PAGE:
The original Thuparama Stupa is said to be in the shape of a heap of paddy (Jayasuriya, 2016; Wikramagamage, 2004). Time to time, the Stupa was renovated by several kings including King Vasabha and King Gotabhaya. King Vasabha is said to have covered the Stupa chamber with a stone of wall and King Gotabhaya subsequently built a relic chamber for it. The last restoration of the Stupa was done in 1862 and as a result of that, the Stupa has taken the shape of a bell.

The present Stupa is 18.9 m in height and has a circumference of 17.7 m (Wikramagamage, 2004).

Cetiyaghara/ Vatadageya
The remaining stone pillars around the Thuparama Stupa indicate that it once had a Cetiyaghara, a house enclosing the Stupa. The roof over the Stupa is not found today but the supportive stone pillars in four concentric circles provide the evidence for its existence. The pillars are elegantly carved and fixed to the ground in a symmetric manner.

This Cetiyaghara is believed to be added to the Stupa after the 7th century A.D. (Jayasuriya, 2016).

Artifacts
Bodhisattva Maitreya
Bodhisattva Maitreya
This ungilt, bronze statue was discovered from Thuparama Vatadage complex and presently on the display at the National Museum of Colombo. The statue is 46.7 cm tall and has been dated to the 9-10th centuries A.D.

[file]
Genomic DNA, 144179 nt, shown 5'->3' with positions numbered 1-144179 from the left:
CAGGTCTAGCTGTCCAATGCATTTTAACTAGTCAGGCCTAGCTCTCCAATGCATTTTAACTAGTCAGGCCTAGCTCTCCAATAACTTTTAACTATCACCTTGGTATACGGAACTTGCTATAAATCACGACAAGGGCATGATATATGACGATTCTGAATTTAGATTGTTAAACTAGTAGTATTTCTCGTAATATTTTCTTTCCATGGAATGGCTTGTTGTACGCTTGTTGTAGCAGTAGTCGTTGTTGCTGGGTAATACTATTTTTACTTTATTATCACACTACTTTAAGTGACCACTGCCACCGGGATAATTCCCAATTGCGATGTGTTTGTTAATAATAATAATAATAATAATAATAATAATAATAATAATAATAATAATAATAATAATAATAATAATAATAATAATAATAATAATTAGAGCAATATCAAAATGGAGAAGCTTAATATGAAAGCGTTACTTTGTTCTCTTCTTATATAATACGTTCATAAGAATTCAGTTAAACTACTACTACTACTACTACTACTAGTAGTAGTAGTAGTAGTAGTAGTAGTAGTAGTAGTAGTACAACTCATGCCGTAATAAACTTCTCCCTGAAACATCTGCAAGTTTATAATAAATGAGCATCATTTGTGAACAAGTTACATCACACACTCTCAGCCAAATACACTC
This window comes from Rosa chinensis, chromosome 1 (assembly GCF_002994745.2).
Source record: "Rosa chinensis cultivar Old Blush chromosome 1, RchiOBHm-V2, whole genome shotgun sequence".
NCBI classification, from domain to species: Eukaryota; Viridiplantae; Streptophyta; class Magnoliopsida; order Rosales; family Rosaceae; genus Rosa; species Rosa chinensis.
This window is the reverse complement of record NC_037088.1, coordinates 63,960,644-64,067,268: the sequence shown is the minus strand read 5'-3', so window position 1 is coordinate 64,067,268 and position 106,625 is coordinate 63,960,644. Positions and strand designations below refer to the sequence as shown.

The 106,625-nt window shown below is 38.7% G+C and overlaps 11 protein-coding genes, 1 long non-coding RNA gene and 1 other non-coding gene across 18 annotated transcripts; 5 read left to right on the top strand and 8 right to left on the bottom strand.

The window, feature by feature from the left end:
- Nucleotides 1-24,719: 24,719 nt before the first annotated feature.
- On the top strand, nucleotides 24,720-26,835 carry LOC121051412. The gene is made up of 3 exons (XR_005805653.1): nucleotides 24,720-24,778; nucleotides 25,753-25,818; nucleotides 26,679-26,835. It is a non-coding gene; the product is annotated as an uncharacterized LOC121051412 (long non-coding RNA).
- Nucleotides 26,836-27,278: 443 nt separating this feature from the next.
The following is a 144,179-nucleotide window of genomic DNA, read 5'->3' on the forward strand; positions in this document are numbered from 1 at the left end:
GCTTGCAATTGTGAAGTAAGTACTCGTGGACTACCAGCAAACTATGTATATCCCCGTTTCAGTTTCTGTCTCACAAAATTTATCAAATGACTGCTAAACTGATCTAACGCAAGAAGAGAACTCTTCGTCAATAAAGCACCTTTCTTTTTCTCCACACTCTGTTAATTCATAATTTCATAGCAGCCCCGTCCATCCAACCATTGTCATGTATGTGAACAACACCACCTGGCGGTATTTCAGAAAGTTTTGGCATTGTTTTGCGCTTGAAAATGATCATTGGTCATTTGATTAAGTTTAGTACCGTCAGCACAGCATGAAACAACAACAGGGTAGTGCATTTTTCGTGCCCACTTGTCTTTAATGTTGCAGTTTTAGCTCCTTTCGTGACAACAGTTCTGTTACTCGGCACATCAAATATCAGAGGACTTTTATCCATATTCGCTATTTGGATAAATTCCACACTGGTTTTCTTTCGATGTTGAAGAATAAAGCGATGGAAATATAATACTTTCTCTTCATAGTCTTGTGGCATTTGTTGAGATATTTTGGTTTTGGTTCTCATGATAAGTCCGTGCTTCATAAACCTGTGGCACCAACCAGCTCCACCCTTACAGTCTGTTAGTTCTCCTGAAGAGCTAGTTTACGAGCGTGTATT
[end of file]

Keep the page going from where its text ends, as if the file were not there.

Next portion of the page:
The Bodhisattva is standing on a circular-shaped base in a relaxed posture. The body is bent at three places, namely the shoulder, the waist, and the knee and therefore called as a Thivanka (meaning three bends) statue. The raised right hand of the statue depicts Katakahasta mudra while the lowered left hand shows Varada mudra. The lower body is covered by a dhoti held in position by moderately used looped sashes. The head is dressed with a bejewelled crown Karandamakuta. The statue is adorned with a number of jewelries including necklaces, bracelets and anklets.
Reference: The National Museum of Colombo.

Attribution
1) Thuparamaya Stupa by Nipuna Gamage is licensed under CC BY-SA 4.0

References
1) Jayasuriya, E., 2016. A guide to the Cultural Triangle of Sri Lanka. Central Cultural Fund. ISBN: 978-955-613-312-7. pp.51-52.
2) Wikramagamage, C., 2004. Heritage of Rajarata: Major natural, cultural and historic sites. Colombo. Central Bank of Sri Lanka. pp.74-79.
3) Wickremasinghe, D. M. D. Z., 1912. Epigraphia Zeylanica: Being lithic and other inscriptions of Ceylon (Vol, I). Published for the government of Ceylon by Henry Frowde. pp.208-211.

Location Map
This page was last updated on 22 February 2020
For a complete tourist map follow this link: Lankapradeepa Tourist Map

Samadhi Buddha Statue, Anuradhapura